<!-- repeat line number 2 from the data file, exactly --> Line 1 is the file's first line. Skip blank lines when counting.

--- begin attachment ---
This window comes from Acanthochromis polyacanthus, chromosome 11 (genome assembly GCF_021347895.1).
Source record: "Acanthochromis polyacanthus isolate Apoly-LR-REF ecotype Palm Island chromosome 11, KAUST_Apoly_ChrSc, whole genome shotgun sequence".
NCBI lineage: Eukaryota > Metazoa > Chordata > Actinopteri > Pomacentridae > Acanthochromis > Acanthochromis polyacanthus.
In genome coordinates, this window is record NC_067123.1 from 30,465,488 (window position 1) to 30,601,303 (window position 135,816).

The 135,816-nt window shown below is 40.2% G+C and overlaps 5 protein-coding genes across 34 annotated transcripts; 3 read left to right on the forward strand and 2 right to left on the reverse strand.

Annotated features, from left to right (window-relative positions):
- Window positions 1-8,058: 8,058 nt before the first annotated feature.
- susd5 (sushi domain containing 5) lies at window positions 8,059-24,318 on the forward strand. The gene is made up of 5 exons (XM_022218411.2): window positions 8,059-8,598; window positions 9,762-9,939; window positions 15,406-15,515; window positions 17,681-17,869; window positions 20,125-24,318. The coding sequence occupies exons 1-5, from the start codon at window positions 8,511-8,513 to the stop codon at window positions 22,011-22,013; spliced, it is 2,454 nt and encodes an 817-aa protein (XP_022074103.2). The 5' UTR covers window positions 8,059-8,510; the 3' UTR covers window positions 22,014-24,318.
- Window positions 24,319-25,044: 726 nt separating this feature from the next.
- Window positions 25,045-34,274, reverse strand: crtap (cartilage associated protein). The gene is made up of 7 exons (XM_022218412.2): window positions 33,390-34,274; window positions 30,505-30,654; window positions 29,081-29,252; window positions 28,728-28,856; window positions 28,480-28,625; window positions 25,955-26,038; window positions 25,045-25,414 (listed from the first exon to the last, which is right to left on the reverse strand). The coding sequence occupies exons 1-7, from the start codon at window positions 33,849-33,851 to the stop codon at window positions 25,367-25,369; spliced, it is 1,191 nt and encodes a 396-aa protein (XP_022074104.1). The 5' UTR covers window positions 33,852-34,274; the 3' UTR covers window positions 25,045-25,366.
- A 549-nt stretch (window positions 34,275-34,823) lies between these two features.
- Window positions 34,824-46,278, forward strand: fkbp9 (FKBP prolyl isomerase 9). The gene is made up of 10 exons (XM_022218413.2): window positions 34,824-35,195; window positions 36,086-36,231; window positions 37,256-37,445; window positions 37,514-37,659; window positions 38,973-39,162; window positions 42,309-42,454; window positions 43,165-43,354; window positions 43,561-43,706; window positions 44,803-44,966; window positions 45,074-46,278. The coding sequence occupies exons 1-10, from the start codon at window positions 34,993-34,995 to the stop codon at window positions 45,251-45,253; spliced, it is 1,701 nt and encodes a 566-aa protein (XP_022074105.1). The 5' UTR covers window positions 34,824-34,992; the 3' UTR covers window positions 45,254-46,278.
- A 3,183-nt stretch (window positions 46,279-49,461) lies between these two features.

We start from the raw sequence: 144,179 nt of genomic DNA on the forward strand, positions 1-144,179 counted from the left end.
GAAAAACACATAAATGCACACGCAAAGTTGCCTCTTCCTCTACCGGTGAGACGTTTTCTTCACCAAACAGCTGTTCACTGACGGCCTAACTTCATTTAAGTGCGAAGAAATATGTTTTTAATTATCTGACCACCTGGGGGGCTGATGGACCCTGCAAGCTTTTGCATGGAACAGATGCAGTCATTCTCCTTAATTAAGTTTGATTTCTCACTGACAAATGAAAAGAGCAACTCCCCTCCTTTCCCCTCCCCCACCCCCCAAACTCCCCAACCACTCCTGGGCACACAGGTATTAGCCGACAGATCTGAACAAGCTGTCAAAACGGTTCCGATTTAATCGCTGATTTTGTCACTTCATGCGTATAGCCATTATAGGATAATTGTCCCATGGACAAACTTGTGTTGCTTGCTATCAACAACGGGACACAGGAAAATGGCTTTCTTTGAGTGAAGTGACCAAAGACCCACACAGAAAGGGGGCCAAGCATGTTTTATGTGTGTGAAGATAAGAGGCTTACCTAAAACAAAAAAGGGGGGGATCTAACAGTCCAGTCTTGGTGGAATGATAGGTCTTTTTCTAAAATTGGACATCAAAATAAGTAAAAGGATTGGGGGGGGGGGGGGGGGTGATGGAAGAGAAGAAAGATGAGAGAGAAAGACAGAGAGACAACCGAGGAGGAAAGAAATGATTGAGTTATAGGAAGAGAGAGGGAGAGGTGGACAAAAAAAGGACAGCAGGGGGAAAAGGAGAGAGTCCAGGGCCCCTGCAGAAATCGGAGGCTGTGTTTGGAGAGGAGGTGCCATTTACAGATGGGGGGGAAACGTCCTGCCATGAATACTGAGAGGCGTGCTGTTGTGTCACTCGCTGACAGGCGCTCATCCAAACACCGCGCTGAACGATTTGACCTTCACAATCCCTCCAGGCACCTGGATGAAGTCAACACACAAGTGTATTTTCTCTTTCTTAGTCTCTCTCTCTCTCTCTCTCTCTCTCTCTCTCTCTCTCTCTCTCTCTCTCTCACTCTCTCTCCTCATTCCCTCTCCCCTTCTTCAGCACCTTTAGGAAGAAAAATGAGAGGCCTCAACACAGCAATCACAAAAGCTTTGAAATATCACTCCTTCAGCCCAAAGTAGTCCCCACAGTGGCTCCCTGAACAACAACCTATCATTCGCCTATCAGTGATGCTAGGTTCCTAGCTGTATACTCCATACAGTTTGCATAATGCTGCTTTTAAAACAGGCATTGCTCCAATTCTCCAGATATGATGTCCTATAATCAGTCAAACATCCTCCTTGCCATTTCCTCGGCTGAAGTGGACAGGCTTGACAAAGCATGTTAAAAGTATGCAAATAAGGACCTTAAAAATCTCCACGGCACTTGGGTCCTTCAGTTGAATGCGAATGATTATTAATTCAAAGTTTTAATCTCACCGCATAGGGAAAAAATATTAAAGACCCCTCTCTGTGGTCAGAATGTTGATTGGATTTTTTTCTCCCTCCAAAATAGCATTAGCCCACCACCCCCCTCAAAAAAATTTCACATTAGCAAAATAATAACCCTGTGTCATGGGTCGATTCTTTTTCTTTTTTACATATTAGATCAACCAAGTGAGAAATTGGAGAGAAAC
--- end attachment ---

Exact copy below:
Source record: "Acanthochromis polyacanthus isolate Apoly-LR-REF ecotype Palm Island chromosome 11, KAUST_Apoly_ChrSc, whole genome shotgun sequence".